This kind of "the slightest disturbance to the status quo could destroy my business plan" mindset is indicative of a weak offering.
It is however an added expense and cost.
Again a startup is not likely to want to enter all markets at the start due to the cost of regulation. They are more likely to want to grow in their home market, then expand to other trading areas when they can support the extra regulation cost.
That has not changed.
The key difference is that for UK based start-ups the home market has shrunk from 500 million to 60 million. That is not devastating, but it will have an effect.
"Unless the UK and EU have a really major falling out, the UK is likely to be able to continue to contribute and influence."
That is wishful thinking on two counts, we may or may not have a nasty divorce but I can't see our influence being anything other than significantly reduced
European electrical standards usually simply adopt IEC standards, so as long as the UK stays in the IEC we continue to have influence.
If David Davis happens to read this, I'm retired but would be happy to explain this stuff to civil servants for
very fairly extortionate moderate daily rates. Payable in Euros only, please.
You downvoters do realise that the EU is largely a translation service for United Nations standards organisations and technical groups, yes? The UNECE does most of the heavy lifting for regulation and technical standards in Europe, while other UN organisations deal with other technical and regulatory decisions. Within the EU, the UK has very little influence on these standards. Outside, it gets to join in the decision-making process directly.
Only in certain limited areas, otherwise it takes from iso or make up is own stuff having various technical committee's looking at all sorts of things including food, toys and cosmetics. Other countries even use the EU work instead of doing it themselves to save money.
While it's possible the UK may do this it will still mean an increase in the civil service to manage everything and had been noted elsewhere or civil service always does things in the most onerous way possible.
Some CE marks are based on self-certification, others on third party certification. Obviously anyone can build/import crap kit and put a CE (or Kitemark, GS, etc.) sticker on it without meeting the standards, place it on the market, and try and get away with that.
On the whole noncompliance will only be discovered if there's a problem and Trading Standards investigate. But they've had their budgets cut in recent years (https://www.gov.uk/government/uploads/system/uploads/attachment_data/file/420218/bis-15-139-the-impact-of-local-authority-trading-standards-in-challenging-times-r2.pdf).
If the UK leaves the EEA, then wouldn't businesses with an EU market be better off moving to the first decent industrial estate over the border on the main route to Dublin?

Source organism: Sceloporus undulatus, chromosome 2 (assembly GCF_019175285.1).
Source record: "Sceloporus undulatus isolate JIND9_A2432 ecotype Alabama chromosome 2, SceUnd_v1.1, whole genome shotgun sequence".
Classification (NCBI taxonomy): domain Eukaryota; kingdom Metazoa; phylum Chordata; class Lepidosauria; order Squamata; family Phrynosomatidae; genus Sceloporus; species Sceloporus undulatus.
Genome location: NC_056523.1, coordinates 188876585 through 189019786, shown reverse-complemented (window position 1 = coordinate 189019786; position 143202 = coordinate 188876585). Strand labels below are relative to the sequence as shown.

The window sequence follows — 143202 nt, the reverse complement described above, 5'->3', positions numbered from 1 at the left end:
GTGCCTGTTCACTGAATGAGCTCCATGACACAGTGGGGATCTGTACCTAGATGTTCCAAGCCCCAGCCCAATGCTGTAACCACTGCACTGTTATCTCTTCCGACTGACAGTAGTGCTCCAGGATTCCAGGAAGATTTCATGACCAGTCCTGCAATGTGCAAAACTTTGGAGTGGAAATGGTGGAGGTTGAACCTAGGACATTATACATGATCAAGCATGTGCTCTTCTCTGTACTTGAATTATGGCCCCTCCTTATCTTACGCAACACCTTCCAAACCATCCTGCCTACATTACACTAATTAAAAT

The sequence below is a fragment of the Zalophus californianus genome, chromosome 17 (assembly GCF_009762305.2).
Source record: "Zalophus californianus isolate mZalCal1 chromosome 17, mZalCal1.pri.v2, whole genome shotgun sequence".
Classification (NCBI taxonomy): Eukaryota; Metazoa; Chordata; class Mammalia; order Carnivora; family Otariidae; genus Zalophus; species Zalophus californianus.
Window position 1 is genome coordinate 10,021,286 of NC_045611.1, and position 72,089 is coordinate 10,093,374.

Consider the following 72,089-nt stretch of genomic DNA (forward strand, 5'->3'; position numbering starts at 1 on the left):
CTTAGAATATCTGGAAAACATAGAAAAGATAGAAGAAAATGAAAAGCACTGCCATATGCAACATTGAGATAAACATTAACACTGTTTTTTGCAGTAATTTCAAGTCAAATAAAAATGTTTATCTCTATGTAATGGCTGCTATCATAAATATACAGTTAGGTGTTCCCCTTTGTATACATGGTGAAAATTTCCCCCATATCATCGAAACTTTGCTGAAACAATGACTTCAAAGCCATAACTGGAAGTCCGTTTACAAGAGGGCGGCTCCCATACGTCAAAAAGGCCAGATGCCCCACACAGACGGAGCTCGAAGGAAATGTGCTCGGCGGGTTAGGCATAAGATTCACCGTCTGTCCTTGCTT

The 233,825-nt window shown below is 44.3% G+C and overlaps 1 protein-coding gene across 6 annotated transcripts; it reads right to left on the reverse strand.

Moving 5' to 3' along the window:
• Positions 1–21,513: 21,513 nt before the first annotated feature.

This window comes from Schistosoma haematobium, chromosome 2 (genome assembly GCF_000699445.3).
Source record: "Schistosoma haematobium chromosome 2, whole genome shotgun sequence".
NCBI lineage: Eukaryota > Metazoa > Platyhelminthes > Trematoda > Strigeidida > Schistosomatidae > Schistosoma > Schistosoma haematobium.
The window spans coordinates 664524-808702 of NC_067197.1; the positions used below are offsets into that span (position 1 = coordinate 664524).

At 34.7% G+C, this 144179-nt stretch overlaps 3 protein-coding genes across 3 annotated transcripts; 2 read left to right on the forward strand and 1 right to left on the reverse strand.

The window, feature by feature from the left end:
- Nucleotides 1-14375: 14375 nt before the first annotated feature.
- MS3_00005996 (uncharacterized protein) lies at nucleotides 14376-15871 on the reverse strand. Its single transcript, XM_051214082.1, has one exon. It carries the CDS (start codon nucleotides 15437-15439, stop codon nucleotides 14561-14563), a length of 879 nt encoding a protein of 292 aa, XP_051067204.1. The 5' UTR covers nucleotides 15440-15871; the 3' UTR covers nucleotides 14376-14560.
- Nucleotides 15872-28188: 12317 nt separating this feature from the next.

It seems unlikely that the British Isles freedom of movement that predates the EU/EEC would be abolished. (Though I can't see any way around having border controls, which means that promise may have been a softener for the EFTA/EEA option.)
Therefore you can hire EEA and UK staff with no worries about the future.
In fact it might even be sensible to have a location either side of the border, in the worst case scenario, the NI location could become the UK office, and the bulk of the staff could work in the RoI.
Of course if the Government were to actually state an intention to stay in the EEA, then all the stagnation will be swept away and the erosion of investment would stop.
Brexit made me smile. All the Remain arguments I have heard over there, before the vote, and since, have been economic. To my ear it sounds like the Remainers are saying, "I don't mind the German jackboot being on my throat as long I can continue business as usual and make a lot of money."
Very Vichy. Shame.
We manufacture and export CE certified objects into the EU.
I'm not aware of anything about it that would be cheaper, easier, or more profitable if we were located inside the EU:
I'm not aware of anything that will be more expensive, harder, or less profitiable for you, outside the EU.
I find all this talk of a 500 million market vs 60 million and how we'll struggle to be quite interesting. Can anyone name a Google/Amazon/VMWare/Starbucks/Apple sized company that has been created in the EU and grown to such dominant global levels? Siemens, Rolls Royce etc.. pre-date the EU, so those don't count. Of course, listing global companies that have grown out of countries not in the EU is extremely easy, so why exactly are people worried? The only problem I can genuinely see is that now, once our politicians have pissed us off completely and couldn't get a job in a sandwich shop they can no longer guarantee an EU job where nobody can vote them out, I should just about sleep okay though.